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Manager Pat Fenlon admits Hibernian must learn quickly from their mistakes on the European stage after a wretched defeat.
The Edinburgh side suffered a humiliating 7-0 loss to Malmo at Easter Road last night, crashing out of the second qualifying round of the Europa League with a 9-0 aggregate loss over the two legs.
Hibs begin their Scottish Premiership campaign against Motherwell on August 4, swiftly followed by a derby clash with city rivals Hearts.
And Fenlon now faces the daunting task of lifting his players' morale for the new league season after such a crushing blow.
He said: ``You have to learn. It's as simple as that. Managers have to learn and players have to learn.
``It's difficult at this stage to be too positive about anything so I'm disappointed with that.''
Adding to Hibs' woes, captain James McPake faces a spell on the sidelines after being forced out of the action early on with a back problem.
Fenlon added: ``The season starts next week so it's a massive challenge to get it right.
``Hopefully we will get a couple of players back from injury but it looks like we are going to lose James for a while.''
The aggregate result is the worst suffered by a Scottish team on the continental stage.
Magnus Eriksson, Emil Forsberg, Markus Halsti, Miiko Albornoz, Tokelo Rantie, Jiloan Hamad and Simon Kroon all grabbed a goal apiece for the rampant Swedes, with Eriksson and Hamad also on target in the first leg.
Fenlon admitted his overriding feeling was embarrassment, as he apologised to the club's supporters who witnessed the capitulation at Easter Road.
He said: ``I'm embarrassed more than anything else. It's difficult to say too much to be honest.
``We did all right at the start of the game and then conceded a goal and lost our way. It's very, very disappointing.
``It's difficult to say anything after a game like that. I've got to look at myself and not just blame players.
``The fans were fantastic and I apologise to the supporters.
``I won't make excuses, it's not good enough. I know how they're feeling.''
Malmo coach Rikard Norling said: ``We had a lucky day.
``Every time we came close to the goal it seemed that the ball wanted to go in for us.
``I think when McPake had to go off, maybe Hibernian lost a little bit of belief.''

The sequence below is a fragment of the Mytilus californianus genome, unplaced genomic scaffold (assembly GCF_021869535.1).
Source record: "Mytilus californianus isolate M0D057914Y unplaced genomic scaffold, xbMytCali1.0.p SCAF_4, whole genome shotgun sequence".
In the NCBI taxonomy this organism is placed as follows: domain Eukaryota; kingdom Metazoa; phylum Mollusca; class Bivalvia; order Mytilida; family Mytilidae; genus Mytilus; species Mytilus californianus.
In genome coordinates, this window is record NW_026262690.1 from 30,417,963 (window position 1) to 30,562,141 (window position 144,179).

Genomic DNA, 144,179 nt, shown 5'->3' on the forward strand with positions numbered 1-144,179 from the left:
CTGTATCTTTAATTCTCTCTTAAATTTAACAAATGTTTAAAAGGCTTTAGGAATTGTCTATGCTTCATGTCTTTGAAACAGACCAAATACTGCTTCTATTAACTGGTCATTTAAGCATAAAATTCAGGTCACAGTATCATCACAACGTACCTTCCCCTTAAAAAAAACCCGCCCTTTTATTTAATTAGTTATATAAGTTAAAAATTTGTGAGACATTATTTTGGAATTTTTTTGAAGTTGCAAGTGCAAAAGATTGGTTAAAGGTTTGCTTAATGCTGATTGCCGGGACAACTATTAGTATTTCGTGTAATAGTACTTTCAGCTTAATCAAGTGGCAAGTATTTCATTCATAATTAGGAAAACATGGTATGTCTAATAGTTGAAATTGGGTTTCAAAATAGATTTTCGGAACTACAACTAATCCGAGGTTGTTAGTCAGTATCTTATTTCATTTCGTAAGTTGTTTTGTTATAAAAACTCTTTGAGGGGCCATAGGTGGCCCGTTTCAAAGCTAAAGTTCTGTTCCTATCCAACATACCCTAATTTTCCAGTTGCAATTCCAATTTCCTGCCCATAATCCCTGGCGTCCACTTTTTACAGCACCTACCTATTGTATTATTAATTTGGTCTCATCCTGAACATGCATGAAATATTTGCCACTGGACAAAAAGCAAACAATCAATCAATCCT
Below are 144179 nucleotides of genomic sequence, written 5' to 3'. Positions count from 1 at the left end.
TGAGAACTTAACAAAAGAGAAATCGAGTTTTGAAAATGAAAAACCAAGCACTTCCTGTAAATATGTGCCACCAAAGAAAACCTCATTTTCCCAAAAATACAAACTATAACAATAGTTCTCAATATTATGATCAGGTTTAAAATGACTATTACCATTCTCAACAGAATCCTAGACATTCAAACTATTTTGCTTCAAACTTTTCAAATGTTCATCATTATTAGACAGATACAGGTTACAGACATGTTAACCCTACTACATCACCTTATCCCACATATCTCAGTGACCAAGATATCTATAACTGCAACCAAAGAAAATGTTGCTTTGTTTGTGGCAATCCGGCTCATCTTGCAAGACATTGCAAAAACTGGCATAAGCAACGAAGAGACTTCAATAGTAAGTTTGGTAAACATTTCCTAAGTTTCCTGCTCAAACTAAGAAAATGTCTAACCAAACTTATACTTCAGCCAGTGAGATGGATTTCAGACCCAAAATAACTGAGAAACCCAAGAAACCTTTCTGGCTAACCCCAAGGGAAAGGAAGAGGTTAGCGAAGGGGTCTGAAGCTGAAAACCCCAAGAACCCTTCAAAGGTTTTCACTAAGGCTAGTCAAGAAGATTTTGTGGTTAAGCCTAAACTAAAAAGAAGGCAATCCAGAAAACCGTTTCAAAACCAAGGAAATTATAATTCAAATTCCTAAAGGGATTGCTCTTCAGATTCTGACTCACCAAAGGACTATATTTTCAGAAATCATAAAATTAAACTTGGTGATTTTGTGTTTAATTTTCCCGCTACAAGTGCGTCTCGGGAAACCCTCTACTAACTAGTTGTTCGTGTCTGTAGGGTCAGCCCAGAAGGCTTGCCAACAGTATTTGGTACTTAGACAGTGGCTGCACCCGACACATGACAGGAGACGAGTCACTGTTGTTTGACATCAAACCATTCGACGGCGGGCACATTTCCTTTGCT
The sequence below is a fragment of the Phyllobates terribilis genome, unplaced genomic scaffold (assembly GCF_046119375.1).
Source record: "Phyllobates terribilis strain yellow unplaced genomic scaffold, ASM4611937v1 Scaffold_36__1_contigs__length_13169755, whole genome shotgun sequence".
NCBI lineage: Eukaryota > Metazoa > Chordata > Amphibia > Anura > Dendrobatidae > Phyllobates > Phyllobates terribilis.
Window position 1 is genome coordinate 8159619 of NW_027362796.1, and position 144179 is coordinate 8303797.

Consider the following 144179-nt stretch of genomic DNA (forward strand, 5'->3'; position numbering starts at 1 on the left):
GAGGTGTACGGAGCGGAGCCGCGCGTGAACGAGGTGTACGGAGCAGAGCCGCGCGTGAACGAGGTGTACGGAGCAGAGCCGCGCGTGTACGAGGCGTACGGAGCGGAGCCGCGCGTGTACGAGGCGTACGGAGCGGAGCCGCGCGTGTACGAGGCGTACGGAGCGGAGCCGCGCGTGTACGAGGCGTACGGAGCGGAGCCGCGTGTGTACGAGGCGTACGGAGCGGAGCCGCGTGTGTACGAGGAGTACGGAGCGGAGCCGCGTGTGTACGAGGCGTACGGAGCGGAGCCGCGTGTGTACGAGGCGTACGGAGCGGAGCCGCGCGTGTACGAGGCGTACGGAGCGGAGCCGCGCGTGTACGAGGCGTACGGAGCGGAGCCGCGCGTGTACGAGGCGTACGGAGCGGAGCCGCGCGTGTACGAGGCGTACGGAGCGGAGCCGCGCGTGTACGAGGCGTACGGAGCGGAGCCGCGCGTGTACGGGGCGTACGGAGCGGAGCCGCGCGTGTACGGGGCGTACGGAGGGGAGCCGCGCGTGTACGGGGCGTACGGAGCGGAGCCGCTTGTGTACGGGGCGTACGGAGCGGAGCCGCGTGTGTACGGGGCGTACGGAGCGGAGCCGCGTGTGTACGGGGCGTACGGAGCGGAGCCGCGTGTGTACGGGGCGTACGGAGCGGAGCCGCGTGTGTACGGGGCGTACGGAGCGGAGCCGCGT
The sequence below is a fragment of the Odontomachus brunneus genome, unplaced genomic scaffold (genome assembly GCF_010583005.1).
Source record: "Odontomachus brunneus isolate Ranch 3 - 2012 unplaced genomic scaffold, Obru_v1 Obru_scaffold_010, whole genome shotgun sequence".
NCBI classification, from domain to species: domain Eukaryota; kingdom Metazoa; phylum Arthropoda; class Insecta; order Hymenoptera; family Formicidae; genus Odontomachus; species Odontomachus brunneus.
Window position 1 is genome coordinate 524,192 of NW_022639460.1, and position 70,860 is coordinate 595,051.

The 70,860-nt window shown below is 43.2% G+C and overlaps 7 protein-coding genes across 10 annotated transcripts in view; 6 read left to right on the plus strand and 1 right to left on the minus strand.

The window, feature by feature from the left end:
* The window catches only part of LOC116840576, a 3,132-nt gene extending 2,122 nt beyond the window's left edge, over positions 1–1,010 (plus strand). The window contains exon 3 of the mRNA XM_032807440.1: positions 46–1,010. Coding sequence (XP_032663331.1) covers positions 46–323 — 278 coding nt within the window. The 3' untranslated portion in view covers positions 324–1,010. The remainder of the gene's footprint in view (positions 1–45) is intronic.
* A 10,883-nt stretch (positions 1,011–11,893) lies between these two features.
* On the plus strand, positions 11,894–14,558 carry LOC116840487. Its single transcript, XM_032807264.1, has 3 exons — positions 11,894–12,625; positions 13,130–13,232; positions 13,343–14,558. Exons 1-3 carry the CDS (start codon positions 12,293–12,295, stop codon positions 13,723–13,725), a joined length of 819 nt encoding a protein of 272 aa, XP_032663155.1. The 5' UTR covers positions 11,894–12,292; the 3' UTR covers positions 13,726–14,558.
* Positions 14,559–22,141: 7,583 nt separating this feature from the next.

Meanwhile St Johnstone boss Tommy Wright has dared his men to dream of a place in the Europa League group stages after they stunned Norwegian heavyweights Rosenborg.
The Perth side's 2-1 aggregate win over the former Champions League quarter-finalists has set up a third qualifying round clash with FC Minsk.
Now Wright has urged his men to carry the same self-confidence into next Thursday's first leg in Belarus as they showed in dismissing the current Norwegian league leaders from the competition.
He said: ``It was magnificent. It could not have gone any better for us. I think it will only be in the morning that we will realise the magnitude of the result.
``Now we face a rush to find out about Minsk
``We want the journey to continue. I told the players they would look back on this night with a lot of pride and satisfaction long after they've finished playing.
``But we dared to believe that we could beat Rosenborg and now we're saying let's see how far we can go. You want to get through the next round and the play-off and into the Europa League group. And on the standard they've set over these two games that wouldn't be unreachable.''
St Johnstone led from the first leg in Trondheim thanks to Frazer Wright's winner but fell behind in the Perth return after just four minutes at McDiarmid.
Alexander Soderlund - the 14-cap Norway international making his first start for the club - held off two challenges before bundling a low shot through Wright's legs and past the stationary Alan Mannus.
But 20-year-old hometown boy Stevie May made himself a Perth hero when he combined with David Wotherspoon - another raised in the Fair City - to prod past Daniel Orlund after the Rosenborg stopper had got himself into a mess with defender Mikael Dorsin.
St Johnstone had to endure a late barrage as the visitors desperately sought the second goal which would have sent them through but held strong to maintain an unbeaten home record in European competition that now stretches to 42 years.
May said: ``I don't remember much about the goal. I know David Wotherspoon played it in but it was just a nothing ball, the defender was in front of me and I threw a leg around the side of him and managed to lob the ball over the keeper and there's no better feeling when the ball goes in the net. It was a goal made in Perth with two local lads.
``I'm not too sure what FC Minsk are like but I doubt they'll be as high a calibre as Rosenborg. But that's not to say they won't cause us problems or be more of a threat, but we believe we're good enough and if we work as hard as we have then we can progress.''
Wright added: ``For us to turn over a team of that European quality and pedigree and the budget that they have is something the players should be very proud of.
``Will people round Europe take notice of this result? Yeah, I believe so. I do. It probably hasn't sunk in for me yet. They are a side of internationals in every position.
``The pleasing thing for me was that over two legs, it was deserved. They ran out of ideas and were knocking long balls into the box. That is all down to players and how hard they worked.''
Rosenborg boss Per Joar Hansen insisted he felt the best team had lost but backed Saints to progress.
``Can St Johnstone make the group stages? Of course,'' he said.
``They beat us and play with a big heart.
``I thought we were the better team but we didn't score the goals to go further in the competition.''